The Super Bowl used to be the biggest event of the year for the sports and advertising community. From 2006 through 2015, the game generated $2.38 billion of advertising sales and anticipation to see the ads was equal to (or greater than) which team would win the game. As a “marketing person,” I was always on high alert for those 30-60 second increments of air time. (Like seeing Jake Gyllenhaal at the stage door after his performance of “Sunday in the Park With George” high alert...In other words, pretty high.)
While ad costs have increased over the years, their impact has been increasingly irrelevant. With all the new ways people consume media and buy products, the “moment in time” approach can’t compete with today’s “always on” demands. Oreo’s 2013 “Dunk in the Dark” audible created a groundswell of cultural significance and was probably the last substantial brand “win” for a Super Bowl spot. But did it sell more cookies? Should that even matter anymore?
Well, if you’re GNC it should, especially since the brand is staring at 3 years of domestic comp sales declines while 2016 proved to be its worst year since going public in 2011. The brand is clearly throwing a Hail Mary hoping for divine intervention with its first Super Bowl ad in the company’s 80-year history.
It’s 4th down with :14 to go in 4th, guys, or as Bloomberg put it, “The company’s shares have plunged by more than 64 percent in 2016 as foot traffic fell at its more than 4,400 U.S. stores and customers cut down on buying vitamins and nutritional supplements…GNC’s market value has dropped by about $5 billion since its peak in 2013 as it battled slumping sales and aggressive competition from online sellers and Wal-Mart Stores Inc.” Yeah, like I said…
The challenge is that GNC operates in category that basically sells generic products and, to win, retailers like that have to (a) deliver a dazzling, differentiated retail experience, while (b) recapture its fair share of business that is steadily migrating to online and subscription-based channels. Well, they recently announced a new “dramatically improved store experience” One New GNC, does that count? iPad checkout, sampling, and a loyalty sweepstakes should help the largest specialty retailer of health, wellness and performance products gain more than 8 percent of the market, right? Right. #ONEnewGNC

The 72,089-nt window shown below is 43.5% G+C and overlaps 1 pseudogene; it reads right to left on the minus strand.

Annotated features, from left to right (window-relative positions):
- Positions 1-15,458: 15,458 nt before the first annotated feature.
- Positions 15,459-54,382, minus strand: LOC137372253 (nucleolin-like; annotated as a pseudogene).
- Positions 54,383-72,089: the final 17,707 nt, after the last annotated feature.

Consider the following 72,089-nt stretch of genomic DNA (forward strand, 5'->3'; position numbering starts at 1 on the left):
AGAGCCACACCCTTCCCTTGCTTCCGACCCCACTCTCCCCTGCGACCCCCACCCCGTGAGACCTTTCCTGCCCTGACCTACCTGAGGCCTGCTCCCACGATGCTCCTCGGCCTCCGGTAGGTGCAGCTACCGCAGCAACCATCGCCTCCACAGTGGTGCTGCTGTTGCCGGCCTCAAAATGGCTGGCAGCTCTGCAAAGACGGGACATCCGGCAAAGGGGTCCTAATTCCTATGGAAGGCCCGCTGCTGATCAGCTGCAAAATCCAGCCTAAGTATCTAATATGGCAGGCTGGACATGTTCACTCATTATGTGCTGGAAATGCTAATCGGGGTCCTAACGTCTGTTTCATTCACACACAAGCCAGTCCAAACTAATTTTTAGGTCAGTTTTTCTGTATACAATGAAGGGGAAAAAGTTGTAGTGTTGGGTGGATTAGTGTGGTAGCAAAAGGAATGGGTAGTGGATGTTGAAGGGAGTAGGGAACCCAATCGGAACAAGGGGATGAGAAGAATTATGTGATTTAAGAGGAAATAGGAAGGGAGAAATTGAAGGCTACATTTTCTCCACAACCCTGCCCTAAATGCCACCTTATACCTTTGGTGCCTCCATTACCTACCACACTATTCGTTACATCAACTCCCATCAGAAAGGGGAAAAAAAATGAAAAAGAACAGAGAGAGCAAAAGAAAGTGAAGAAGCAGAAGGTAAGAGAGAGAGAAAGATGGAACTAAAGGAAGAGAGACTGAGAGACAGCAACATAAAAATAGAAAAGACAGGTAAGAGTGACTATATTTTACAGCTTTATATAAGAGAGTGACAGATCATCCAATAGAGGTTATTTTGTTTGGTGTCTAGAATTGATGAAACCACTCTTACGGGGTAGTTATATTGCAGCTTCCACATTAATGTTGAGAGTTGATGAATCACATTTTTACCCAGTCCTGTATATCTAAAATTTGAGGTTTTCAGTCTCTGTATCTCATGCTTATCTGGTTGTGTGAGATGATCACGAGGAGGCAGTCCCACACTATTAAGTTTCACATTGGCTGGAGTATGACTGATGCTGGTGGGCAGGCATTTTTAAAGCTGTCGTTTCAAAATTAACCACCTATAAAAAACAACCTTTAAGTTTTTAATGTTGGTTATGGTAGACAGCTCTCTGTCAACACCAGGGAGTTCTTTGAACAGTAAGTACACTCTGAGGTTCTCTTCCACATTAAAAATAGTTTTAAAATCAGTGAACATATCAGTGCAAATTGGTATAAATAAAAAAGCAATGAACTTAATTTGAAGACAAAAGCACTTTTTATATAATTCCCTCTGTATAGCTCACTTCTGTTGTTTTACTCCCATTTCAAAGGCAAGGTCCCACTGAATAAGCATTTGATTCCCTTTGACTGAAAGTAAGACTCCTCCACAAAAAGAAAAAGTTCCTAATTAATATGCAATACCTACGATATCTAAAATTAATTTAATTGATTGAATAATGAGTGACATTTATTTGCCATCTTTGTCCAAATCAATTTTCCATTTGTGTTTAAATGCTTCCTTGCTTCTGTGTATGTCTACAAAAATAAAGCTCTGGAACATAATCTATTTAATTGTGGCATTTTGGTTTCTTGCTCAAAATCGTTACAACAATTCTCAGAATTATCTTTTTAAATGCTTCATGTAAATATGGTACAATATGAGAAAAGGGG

What the hell went wrong, GNC? (Don’t answer that). We have a thought that might get some traction at the “functional and performance water” cooler. Franchising.
Before Private Equity started getting into the retail game, franchising was a fast expansion strategy. GNC franchised its first store in 1988. The franchise landscape has changed dramatically since then as evidenced by the fact that we no longer wear acid washed jeans and consumers demand more than lowest priced convenience. In a way, franchising is a lot like unions (stay with me): not universally bad, but many serving more of a bygone need that has not evolved with the times. It’s “out of fashion” so to speak.